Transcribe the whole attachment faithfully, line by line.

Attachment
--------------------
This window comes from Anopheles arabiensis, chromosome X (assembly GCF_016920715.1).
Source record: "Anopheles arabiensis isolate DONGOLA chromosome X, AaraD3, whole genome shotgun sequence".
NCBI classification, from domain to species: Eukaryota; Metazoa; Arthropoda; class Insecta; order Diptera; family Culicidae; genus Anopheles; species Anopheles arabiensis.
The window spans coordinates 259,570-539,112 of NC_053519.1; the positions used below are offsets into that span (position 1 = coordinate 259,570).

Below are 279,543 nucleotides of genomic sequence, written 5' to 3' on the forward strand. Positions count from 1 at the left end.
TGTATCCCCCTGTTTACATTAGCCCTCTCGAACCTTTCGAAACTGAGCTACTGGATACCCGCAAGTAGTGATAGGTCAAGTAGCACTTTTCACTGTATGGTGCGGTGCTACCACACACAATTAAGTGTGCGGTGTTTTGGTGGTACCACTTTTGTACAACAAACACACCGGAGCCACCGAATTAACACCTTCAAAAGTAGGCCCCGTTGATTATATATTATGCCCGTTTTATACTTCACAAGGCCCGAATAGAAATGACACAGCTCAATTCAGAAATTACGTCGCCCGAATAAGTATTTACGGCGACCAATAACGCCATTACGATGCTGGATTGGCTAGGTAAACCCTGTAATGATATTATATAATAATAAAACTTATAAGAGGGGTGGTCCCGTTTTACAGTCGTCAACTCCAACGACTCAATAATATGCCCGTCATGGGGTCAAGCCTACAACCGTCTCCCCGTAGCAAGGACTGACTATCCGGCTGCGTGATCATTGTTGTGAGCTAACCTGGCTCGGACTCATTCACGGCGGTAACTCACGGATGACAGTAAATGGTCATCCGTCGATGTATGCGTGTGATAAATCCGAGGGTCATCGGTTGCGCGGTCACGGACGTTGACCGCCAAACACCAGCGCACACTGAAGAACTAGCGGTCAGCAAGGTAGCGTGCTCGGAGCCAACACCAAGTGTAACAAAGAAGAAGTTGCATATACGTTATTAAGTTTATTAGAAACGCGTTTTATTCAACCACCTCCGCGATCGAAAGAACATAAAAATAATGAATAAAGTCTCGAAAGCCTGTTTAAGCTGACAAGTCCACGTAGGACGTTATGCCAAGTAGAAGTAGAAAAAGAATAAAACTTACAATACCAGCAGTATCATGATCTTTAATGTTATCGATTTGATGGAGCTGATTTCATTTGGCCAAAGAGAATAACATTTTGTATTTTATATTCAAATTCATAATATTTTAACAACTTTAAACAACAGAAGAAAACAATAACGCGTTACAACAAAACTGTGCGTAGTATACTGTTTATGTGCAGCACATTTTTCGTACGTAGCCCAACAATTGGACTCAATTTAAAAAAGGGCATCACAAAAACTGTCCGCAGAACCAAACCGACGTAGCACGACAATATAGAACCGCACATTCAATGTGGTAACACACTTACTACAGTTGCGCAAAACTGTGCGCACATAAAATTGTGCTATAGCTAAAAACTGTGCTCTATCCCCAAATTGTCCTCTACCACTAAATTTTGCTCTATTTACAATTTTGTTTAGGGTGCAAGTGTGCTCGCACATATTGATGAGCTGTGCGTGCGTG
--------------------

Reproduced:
This window comes from Anopheles arabiensis, chromosome X (assembly GCF_016920715.1).
Source record: "Anopheles arabiensis isolate DONGOLA chromosome X, AaraD3, whole genome shotgun sequence".
NCBI classification, from domain to species: Eukaryota; Metazoa; Arthropoda; class Insecta; order Diptera; family Culicidae; genus Anopheles; species Anopheles arabiensis.
The window spans coordinates 259,570-539,112 of NC_053519.1; the positions used below are offsets into that span (position 1 = coordinate 259,570).

Below are 279,543 nucleotides of genomic sequence, written 5' to 3' on the forward strand. Positions count from 1 at the left end.
TGTATCCCCCTGTTTACATTAGCCCTCTCGAACCTTTCGAAACTGAGCTACTGGATACCCGCAAGTAGTGATAGGTCAAGTAGCACTTTTCACTGTATGGTGCGGTGCTACCACACACAATTAAGTGTGCGGTGTTTTGGTGGTACCACTTTTGTACAACAAACACACCGGAGCCACCGAATTAACACCTTCAAAAGTAGGCCCCGTTGATTATATATTATGCCCGTTTTATACTTCACAAGGCCCGAATAGAAATGACACAGCTCAATTCAGAAATTACGTCGCCCGAATAAGTATTTACGGCGACCAATAACGCCATTACGATGCTGGATTGGCTAGGTAAACCCTGTAATGATATTATATAATAATAAAACTTATAAGAGGGGTGGTCCCGTTTTACAGTCGTCAACTCCAACGACTCAATAATATGCCCGTCATGGGGTCAAGCCTACAACCGTCTCCCCGTAGCAAGGACTGACTATCCGGCTGCGTGATCATTGTTGTGAGCTAACCTGGCTCGGACTCATTCACGGCGGTAACTCACGGATGACAGTAAATGGTCATCCGTCGATGTATGCGTGTGATAAATCCGAGGGTCATCGGTTGCGCGGTCACGGACGTTGACCGCCAAACACCAGCGCACACTGAAGAACTAGCGGTCAGCAAGGTAGCGTGCTCGGAGCCAACACCAAGTGTAACAAAGAAGAAGTTGCATATACGTTATTAAGTTTATTAGAAACGCGTTTTATTCAACCACCTCCGCGATCGAAAGAACATAAAAATAATGAATAAAGTCTCGAAAGCCTGTTTAAGCTGACAAGTCCACGTAGGACGTTATGCCAAGTAGAAGTAGAAAAAGAATAAAACTTACAATACCAGCAGTATCATGATCTTTAATGTTATCGATTTGATGGAGCTGATTTCATTTGGCCAAAGAGAATAACATTTTGTATTTTATATTCAAATTCATAATATTTTAACAACTTTAAACAACAGAAGAAAACAATAACGCGTTACAACAAAACTGTGCGTAGTATACTGTTTATGTGCAGCACATTTTTCGTACGTAGCCCAACAATTGGACTCAATTTAAAAAAGGGCATCACAAAAACTGTCCGCAGAACCAAACCGACGTAGCACGACAATATAGAACCGCACATTCAATGTGGTAACACACTTACTACAGTTGCGCAAAACTGTGCGCACATAAAATTGTGCTATAGCTAAAAACTGTGCTCTATCCCCAAATTGTCCTCTACCACTAAATTTTGCTCTATTTACAATTTTGTTTAGGGTGCAAGTGTGCTCGCACATATTGATGAGCTGTGCGTGCGTG